here’s the question that nags at me almost every day: How did we go from a time when we basically trusted our kids, our neighborhoods and our own parenting skills — even when we knew there were scary things out there — to a generation today that almost slathers itself in terror? A time now when we believe that our kids are constantly in danger not just from criminals, but from crippling disappointment if we don’t actively demonstrate, every single second, how proud we are of them, and how interested, and how nearby? Why do we think our kids won’t know how much we love them unless we prove it with unending attention and attendance?
Those are the questions swirling as I present to you this snapshot of the good/bad old days of the 1970s. – L
Dear Free-Range Kids: I grew up in the Bronx in the 1970’s. I lived in Co-op City, which is the country’s largest public housing project.
I walked to school (about 7 or 8 blocks) by myself in the first grade. Everyone did. At lunch we all walked out, unsupervised, to Joe’s hot dog truck or the shopping center to eat pizza. When I got home, I grabbed my bike or baseball gear and played with friends in the streets or park until 6 p.m. or later, in the summer. I never met my friends’ parents unless it was raining and went to someone’s house. But that was rare. Most parents you never saw. If a kid’s parents came to watch us play, we would have all thought it was creepy, like the parents were checking up on us or something. No one was damaged because their parents missed a game. They missed all the games. Parents were not welcome.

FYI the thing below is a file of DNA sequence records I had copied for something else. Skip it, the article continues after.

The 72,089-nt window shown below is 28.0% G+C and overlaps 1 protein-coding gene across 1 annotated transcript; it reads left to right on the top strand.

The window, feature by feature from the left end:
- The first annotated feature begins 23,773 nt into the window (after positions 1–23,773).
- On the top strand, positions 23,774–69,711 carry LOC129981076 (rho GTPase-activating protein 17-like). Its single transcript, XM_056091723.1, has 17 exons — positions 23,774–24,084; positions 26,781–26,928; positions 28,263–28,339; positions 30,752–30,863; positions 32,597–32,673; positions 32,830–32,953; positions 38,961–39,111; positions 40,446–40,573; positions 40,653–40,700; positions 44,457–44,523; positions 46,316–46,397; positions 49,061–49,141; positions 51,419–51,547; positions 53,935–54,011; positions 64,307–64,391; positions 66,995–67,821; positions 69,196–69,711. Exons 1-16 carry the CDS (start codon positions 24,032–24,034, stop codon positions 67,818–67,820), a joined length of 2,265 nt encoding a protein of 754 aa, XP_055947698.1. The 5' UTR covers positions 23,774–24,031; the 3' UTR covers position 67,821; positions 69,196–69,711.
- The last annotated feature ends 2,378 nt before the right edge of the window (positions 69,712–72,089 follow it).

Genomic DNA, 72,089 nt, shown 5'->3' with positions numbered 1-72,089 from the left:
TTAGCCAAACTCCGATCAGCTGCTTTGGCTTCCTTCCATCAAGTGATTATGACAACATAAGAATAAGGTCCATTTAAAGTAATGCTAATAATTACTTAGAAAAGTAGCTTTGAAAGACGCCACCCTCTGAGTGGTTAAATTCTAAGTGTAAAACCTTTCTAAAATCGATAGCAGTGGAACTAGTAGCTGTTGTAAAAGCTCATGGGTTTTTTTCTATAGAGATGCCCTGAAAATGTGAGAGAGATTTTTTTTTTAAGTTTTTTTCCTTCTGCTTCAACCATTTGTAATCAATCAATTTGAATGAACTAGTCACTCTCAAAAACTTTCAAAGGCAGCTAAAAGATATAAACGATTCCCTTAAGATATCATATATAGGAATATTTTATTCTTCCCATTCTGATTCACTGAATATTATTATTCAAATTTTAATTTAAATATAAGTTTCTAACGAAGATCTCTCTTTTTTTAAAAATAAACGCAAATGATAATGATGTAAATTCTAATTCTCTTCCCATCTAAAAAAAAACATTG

In 1977 they arrested the Son of Sam and we found out he used to live in the next building over. This caused curiosity, but no change whatsoever in our behavior. There were many muggings. This was not a safe time or neighborhood. We thought to complain about the policing and the neighborhood in general. But no one thought to lock us up or helicopter over us. It was never even thought of as an option.
I returned to Co-op in October. I hadn’t been there in 20 years. The streets and parks were empty of kids playing. It was like a ghost town on a sunny Saturday afternoon with the temp at 68. The population of the neighborhood, we heard, was actually up a bit. But kids were not outside. – Jeff Varasano